It's now over two decades since the computing world entered the domestic market, with a plethora of machines costing a few hundred pounds or less. Tanzarine director Neil Pellinacci looks back at the production of a typical games book, on the twentieth anniversary of its publication.
During the early 80s the three of us, like so many others, had eagerly snapped up (or more importantly, had eagerly persuaded our parents to snap up) a Sinclair home computer.
Having got the hang of things with a ZX81, we saw the new ZX Spectrum, and knew we had to have one as well.
Like most of the kids at the time, we were well into it all - games sessions, programming, books, magazines and the myriad of shows and exhibitions proudly showing off the latest hardware and software of the time.
In particular, some of the magazines had sections where readers were invited to send in their programming contributions, with the best being rewarded with publication and an associated cash prize, normally less than a tenner, but when you're 15 you don't worry about things like that.
Early efforts generally met with negative responses, but as time went by, some of the magazines responded more favourably, with promises of our code being kept on file because it was of a sufficiently high quality. However, publishing success eluded all of us.
Until one day, when one of our friends who had submitted a listing to a magazine called ZX Computing received an unexpected response from the editor. The editor was impressed, so much so that he was prepared to purchase the program for £35 even though there was no space available in the magazine to publish it. He was, however, compiling a book of Spectrum programs, and it was this which was to contain our friend's work.
News of this success travelled quickly, and we diverted some of our creations to ZX Computing rather than other magazines, and soon had the attention of the editor, Tim Hartnell.
Tim's company, Interface Publications, was at that time producing titles not just for the Sinclair machines, but also for all of the other machines in the rapidly expanding home computer market. Initially we sent in to Tim programs which had already been written, but it wasn't long before we were phoning him to see what he wanted next, and then producing programs accordingly.
The first breakthrough came with the Interface book "49 Explosive Games for the ZX Spectrum", published in 1983, which contained most of the programs which we had supplied, in my case to the extent that I, along with three others, was credited on the front cover as a co-author, although this was very much a last minute decision made by Tim, based on the quantities of material supplied by the four concerned.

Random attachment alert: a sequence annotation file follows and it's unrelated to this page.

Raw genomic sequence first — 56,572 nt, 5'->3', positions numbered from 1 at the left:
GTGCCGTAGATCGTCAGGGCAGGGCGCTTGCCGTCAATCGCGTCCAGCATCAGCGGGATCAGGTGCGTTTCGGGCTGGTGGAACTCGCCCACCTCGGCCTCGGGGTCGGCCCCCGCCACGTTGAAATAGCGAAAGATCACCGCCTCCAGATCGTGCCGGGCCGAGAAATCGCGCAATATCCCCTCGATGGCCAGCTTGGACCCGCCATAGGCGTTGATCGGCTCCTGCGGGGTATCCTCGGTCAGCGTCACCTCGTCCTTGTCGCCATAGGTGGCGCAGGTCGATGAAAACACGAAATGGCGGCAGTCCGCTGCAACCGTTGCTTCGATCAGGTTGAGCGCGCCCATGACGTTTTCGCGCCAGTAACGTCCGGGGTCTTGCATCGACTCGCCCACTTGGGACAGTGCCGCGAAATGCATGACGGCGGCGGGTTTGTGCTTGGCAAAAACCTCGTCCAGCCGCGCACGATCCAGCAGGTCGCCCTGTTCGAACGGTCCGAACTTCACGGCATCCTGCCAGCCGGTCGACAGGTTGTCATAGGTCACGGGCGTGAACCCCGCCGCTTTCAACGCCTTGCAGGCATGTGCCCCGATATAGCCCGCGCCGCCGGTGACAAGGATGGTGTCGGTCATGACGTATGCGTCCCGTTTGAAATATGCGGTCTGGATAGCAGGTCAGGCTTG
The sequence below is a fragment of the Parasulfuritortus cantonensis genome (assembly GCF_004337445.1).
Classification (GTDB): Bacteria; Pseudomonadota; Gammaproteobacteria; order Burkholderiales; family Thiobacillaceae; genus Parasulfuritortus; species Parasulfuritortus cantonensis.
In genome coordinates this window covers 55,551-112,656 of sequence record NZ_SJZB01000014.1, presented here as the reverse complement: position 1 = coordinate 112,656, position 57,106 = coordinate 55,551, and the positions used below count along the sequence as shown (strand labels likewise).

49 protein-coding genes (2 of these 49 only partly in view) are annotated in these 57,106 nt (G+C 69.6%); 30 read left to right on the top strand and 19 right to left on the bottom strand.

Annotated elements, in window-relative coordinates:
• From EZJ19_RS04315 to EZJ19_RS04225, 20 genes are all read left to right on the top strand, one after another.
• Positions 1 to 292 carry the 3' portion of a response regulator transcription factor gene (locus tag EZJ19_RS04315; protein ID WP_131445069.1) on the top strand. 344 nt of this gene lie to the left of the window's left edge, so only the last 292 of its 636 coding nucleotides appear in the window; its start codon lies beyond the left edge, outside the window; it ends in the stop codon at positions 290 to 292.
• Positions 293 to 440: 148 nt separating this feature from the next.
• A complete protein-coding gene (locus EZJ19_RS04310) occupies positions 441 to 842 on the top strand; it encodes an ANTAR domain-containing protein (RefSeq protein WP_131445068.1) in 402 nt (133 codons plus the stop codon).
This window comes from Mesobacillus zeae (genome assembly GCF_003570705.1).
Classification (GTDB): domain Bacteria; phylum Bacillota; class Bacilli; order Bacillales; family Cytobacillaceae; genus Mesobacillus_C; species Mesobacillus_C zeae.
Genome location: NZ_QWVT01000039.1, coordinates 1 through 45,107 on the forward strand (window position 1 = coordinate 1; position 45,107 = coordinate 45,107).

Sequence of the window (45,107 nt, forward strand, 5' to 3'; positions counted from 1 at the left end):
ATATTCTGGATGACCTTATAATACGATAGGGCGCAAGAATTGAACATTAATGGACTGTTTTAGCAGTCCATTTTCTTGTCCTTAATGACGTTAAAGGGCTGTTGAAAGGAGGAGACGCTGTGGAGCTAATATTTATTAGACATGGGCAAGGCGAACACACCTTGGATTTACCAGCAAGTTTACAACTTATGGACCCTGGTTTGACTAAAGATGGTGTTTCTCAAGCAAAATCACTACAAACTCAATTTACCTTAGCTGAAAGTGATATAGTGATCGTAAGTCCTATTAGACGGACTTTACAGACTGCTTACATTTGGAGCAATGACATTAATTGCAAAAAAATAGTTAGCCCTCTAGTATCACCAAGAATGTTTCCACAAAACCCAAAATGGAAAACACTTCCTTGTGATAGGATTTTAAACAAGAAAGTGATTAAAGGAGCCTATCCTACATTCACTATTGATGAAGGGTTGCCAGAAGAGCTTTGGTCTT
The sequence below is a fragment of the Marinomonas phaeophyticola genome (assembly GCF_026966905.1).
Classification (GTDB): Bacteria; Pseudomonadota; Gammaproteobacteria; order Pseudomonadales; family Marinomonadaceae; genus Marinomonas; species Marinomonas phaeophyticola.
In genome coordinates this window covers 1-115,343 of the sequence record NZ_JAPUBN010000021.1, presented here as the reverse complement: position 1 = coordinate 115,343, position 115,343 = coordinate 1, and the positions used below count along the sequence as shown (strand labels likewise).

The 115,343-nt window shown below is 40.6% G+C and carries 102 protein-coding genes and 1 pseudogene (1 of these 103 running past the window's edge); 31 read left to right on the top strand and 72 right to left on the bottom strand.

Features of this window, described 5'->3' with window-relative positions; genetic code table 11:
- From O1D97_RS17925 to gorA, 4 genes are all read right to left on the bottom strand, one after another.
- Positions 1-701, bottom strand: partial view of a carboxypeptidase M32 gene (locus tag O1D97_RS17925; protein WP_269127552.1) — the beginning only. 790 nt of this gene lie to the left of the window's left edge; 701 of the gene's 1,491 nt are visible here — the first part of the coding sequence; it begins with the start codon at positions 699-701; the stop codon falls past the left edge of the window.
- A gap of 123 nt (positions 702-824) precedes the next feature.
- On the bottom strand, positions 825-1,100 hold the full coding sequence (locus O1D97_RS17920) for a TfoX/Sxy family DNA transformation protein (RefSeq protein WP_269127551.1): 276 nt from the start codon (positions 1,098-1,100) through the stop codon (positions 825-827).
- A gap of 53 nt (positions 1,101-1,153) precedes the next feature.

Ray also had some of his programs in that book. For amusement, Interface also sent me a copy of the Portuguese translation of this one, which still sits on the bookshelf alongside the others.
In September 1983, the three of us made the almost mandatory visit to the PCW Show in London, and having split up for a while, we rejoined almost at random, for Ray to announce that he'd been talking to Tim Hartnell, and that we should all drop by the Interface stand to meet him.
This we did, and the ensuing conversation eventually formed the basis (although there was no coffee involved) for the foreword of "The Giant Book of Spectrum Arcade Games", published the following year by Fontana. Tim had been contracted by Fontana to produce a variety of titles, one of which was solely to be dedicated to arcade games.
By this time the three of us were on to A Levels, but we still found time to start work on games for the book, keeping in regular contact with Tim as we went. Our target was 30, which we reached comfortably, only to learn that after a review Fontana were keen to have a book with 50 games titles instead. This in fact stretched us somewhat, not in terms of programming but design and creativity, and this can be seen in in the book as a number of games being re-invented as 2-player versions.
However, we got there in the end, our final tasks being to provide the programming documentation which had become our trademark, general technical documentation for running the games as efficiently as possible, and last but not least to order the games in such a way that the most interesting ones were at the front and the back.